A writer is first of all a reader. It is from reading that I derive the standards by which I measure my own work and according to which I fall lamentably short.
Susan Sontag, At the Same Time: Essays and Speeches
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It is nobler to declare oneself wrong than to insist on being right—especially when one is right.
Friedrich Nietzsche, Thus Spoke Zarathustra
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Superficiality is the result of doing away with the vital distinction between concealment and manifestation. It is the manifestation of emptiness, but where mere scope is concerned it wins, because it has the advantage of dazzling people with its brilliant shams. Real manifestation is homogeneous, because it is really profound, whereas superficiality has a varied and ‘omnium gatherum’ appearance. Its love of showing off is the self-admiration of conceit in reflection. The concealment and reserve of inwardness is not given time in which to conceive an essential mystery, which can then be made manifest, but is disturbed long before that time comes and so, as a reward, reflection attracts the gaze of egotism upon its varied shams whenever possible.
Søren Kierkegaard, The Present Age
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It is the time you have wasted for your rose that makes your rose so important.
Antoine de Saint-Exupéry, The Little Prince
I know why families were created, with all their imperfections. They humanize you. They are made to make you forget yourself occasionally, so that the beautiful balance of life is not destroyed.
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In youth we’re twofold. Our innate intelligence, which may be considerable, coexists with the stupidity of our inexperience, which forms a second, lesser intelligence. Only later on do the two unite. That’s why youth always blunders – not because of its inexperience, but because of its non-unity.
Fernando Pessoa, The Book of Disquiet
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(coming back to hyperfixating) and the most contemporary artwork i have liked personally so far (sorry for hyperfixating) is pandora hearts. not just you can read it in so many different ways it is always interesting to revisit, as an eternal world, it also holds extreme powerful messages and does not portray an unrealistic moral, or an impossible achievement, but rather a very human approach to how we need to move on and accept ourselves and the world - and that does not mean we must remain static to it
We do not place special value on the possession of a virtue until we notice its total absence in our opponent.
Friedrich Nietzsche, Human, All Too Human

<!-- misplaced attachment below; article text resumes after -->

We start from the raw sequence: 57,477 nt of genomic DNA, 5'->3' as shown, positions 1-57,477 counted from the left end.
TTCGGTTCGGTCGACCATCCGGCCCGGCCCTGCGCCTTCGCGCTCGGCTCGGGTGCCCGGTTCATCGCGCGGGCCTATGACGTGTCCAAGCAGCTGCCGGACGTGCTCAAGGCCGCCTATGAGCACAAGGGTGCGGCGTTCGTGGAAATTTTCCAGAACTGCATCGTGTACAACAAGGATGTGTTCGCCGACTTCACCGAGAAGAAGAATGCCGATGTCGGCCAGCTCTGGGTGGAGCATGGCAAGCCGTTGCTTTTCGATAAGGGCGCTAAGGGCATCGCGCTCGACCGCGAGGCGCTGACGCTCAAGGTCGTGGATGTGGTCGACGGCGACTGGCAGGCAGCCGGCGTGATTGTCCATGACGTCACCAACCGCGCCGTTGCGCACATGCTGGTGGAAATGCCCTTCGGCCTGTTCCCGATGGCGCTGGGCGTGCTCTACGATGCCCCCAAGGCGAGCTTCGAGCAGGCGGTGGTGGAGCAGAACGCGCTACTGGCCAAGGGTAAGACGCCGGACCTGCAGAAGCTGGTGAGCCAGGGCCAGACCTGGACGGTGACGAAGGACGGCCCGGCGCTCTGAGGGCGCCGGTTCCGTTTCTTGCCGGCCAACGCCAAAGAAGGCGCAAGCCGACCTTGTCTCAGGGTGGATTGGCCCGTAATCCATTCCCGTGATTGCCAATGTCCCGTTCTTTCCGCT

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None has in readiness such terrible tortures as has anxiety, and no spy knows how to attack more artfully the man he suspects, choosing the instant when he is weakest, nor knows how to lay traps where he will be caught and ensnared, as anxiety knows how, and no sharp-witted judge knows how to interrogate, to examine the accused as anxiety does, which never lets him escape, neither by diversion nor by noise, neither at work nor at play, neither by day nor at night.
Søren Kierkegaard, The Concept of Anxiety
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Creation which cannot express itself becomes madness.
Anaïs Nin in a diary entry Oct. 18, 1936
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There is a time when it is necessary to abandon the used clothes, which already have the shape of our body, and to forget our paths, which take us always to the same places. This is the time to cross the river: and if we don’t dare to do it, we will have stayed forever beneath ourselves.
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It is easy to live after the world’s opinion; it is easy in solitude to live after your own; but the great man is he who, in the midst of the crowd, keeps with perfect sweetness the independence of solitude.
Ralph Waldo Emerson, Self Reliance
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He who obeys, does not listen to himself!
Friedrich Nietzsche, Thus Spoke Zarathustra
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What I really need is to get clear about what I must do, not what I must know, except insofar as knowledge must precede every act. What matters is to find a purpose, the crucial thing is to find a truth which is truth for me, to find the idea for which I am willing to live and die. Of what use would it be to me to discover a so-called objective truth, to work through the philosophical systems so that I could, if asked, make critical judgments about them, could point out the fallacies in each system; of what use would it be to me to be able to develop a theory of the state, getting details from various sources and combining them into a whole, and constructing a world I did not live in but merely held up for others to see. Of what use would it be to me for truth to stand before me, cold and naked, not caring whether or not I acknowledged it, making me uneasy rather than trustingly receptive. I certainly do not deny that I still accept an imperative of knowledge and that through it men may be influenced, but then it must come alive in me, and this is what I now recognize as the most important of all. This is what my soul thirsts for…
Søren Kierkegaard, Journals and Papers, Volume 5
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Abnormal pleasures kill the taste for normal ones.
Anaïs Nin, Henry and June
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"She had waited all her life for something, and it had killed her when it found her."
Their Eyes Were Watching God, Zora Neale Hurston
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